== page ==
In its 2015 Education Policy Platform, NCTE writes, “As a society we share collective responsibility for building the capacity of all those involved in improving the conditions for literacy learning. Instead of pointing a finger and placing blame, our focus should be on creating informed and knowledgeable stakeholders who are responsible for optimal learning environments for all students, including legislators, school board members, administrators, teacher educators, teachers, and parents.”

It is time we all work together to create an environment in which our students learn and thrive.



Theme II: Assessments and Accountability, a Competitive, Punitive System

Alex Valencic, 4th grade teacher

Last month, 24 teachers and school leaders, mostly NCTE members and ranging from early childhood educators to high school technology coaches, gathered at NCTE Headquarters in Urbana, Illinois to share their concerns. They were joined by one of the US Department of Education’s Teacher Ambassadors, Matt Presser, a literacy instructional coach from New Haven, Connecticut, who was in town as part of the Secretary of Education’s annual Back-to-School Bus Tour. (See my previous blog, Bringing Washington to the Teachers.)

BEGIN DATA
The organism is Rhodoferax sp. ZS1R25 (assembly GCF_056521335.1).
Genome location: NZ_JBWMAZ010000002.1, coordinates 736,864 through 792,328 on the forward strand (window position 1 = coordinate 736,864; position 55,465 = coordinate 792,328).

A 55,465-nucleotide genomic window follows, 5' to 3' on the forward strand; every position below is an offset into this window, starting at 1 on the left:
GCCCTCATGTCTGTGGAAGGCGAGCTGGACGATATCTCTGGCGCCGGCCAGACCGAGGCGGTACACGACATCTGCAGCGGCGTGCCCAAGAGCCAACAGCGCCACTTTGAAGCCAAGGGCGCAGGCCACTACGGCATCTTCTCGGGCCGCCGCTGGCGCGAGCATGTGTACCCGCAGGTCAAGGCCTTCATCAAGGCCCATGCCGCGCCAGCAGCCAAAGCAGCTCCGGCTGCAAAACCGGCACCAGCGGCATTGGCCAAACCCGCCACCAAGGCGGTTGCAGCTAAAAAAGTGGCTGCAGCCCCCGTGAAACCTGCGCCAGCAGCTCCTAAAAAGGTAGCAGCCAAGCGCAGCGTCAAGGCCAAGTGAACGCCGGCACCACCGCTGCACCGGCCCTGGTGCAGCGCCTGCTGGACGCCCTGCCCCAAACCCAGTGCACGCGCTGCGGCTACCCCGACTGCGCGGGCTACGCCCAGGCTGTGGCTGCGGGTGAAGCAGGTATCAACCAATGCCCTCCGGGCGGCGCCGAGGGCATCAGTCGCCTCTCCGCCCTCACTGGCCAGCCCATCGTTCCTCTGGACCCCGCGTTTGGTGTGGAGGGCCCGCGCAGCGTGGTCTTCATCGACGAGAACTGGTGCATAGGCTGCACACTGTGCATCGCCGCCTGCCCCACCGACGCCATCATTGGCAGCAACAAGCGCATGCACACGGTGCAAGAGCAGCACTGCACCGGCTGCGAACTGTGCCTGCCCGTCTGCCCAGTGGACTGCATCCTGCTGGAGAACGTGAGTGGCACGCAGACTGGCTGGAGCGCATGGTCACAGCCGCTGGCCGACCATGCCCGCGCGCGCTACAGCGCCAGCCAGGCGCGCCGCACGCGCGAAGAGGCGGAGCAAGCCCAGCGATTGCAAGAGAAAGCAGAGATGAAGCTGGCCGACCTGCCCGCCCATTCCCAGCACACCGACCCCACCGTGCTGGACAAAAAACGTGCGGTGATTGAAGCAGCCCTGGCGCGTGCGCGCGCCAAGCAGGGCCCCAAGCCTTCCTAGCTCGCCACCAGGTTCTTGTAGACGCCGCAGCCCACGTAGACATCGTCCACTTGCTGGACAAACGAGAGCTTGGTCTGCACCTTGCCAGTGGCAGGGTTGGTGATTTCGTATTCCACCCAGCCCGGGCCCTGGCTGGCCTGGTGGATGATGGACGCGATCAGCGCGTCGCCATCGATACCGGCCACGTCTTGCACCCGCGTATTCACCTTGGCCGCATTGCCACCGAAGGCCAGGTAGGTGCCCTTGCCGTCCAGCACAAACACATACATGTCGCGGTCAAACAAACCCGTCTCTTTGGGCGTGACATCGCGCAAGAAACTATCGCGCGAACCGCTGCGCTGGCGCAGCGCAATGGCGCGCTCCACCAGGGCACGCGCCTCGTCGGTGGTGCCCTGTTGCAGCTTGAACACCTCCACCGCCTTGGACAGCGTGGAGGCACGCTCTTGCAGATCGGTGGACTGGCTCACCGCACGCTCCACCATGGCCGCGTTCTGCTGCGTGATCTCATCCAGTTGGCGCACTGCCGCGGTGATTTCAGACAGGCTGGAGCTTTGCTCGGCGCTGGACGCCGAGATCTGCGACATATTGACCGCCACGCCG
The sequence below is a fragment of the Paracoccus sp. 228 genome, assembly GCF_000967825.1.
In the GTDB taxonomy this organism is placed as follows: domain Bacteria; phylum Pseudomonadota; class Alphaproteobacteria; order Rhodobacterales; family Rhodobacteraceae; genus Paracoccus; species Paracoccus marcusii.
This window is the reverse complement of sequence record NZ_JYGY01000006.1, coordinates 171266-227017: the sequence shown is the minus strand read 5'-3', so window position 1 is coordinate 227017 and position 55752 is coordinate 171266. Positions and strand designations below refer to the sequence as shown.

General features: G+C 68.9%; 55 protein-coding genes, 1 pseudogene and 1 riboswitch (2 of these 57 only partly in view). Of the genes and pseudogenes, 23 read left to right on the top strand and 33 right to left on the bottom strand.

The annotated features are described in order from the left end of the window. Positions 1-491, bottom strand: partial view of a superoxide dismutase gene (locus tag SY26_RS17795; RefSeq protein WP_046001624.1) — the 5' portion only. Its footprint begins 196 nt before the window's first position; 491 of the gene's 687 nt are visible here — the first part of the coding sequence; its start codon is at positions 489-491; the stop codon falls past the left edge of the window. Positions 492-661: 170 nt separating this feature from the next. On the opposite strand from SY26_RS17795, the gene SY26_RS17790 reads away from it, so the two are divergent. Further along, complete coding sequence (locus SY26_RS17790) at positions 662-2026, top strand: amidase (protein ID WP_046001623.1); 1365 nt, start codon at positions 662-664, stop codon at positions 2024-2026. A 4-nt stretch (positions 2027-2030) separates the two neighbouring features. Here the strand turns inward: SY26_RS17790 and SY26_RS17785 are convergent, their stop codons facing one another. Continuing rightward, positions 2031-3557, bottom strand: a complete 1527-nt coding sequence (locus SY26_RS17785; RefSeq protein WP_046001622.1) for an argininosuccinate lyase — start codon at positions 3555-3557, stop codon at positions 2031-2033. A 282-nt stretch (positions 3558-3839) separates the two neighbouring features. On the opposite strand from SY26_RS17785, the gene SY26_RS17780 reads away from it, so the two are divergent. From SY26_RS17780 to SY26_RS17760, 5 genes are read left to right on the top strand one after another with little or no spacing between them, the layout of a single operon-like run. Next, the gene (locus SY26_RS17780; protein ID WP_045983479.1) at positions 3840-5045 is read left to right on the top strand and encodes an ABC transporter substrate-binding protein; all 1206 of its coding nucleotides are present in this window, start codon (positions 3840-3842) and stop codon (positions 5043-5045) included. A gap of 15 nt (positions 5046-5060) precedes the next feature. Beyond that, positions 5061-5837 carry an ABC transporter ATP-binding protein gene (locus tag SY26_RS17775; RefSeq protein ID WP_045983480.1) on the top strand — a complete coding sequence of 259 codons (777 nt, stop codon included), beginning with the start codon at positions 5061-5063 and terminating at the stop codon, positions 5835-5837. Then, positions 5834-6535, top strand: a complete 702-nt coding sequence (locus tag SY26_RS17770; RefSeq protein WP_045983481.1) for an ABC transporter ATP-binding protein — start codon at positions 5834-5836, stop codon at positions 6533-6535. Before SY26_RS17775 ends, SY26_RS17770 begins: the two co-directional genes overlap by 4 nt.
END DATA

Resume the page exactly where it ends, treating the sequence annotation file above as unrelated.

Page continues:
Tara Olsen
Tara Olsen, Elementary Instructional Coach

 The conversation began with teachers from all levels expressing concerns about the way that assessments are being used for accountability purposes. Too much time is being spent on testing, with results slow to arrive and of little practical use in improving instruction. When new tests are added, old ones often don’t go away. For example, educator Scott Filkins, English teacher, Champaign Central High School, noted that improving ACT scores at the high school level is still stressed in Illinois despite the addition of the PARC assessment, yet ACT and PARC value writing in differing ways. So teachers feel pressured not only to teach writing to the test, but to teach to two different tests. Many of the teachers felt that they had to “play the game” rather than “do what’s right for kids,” amounting to “educational malpractice.”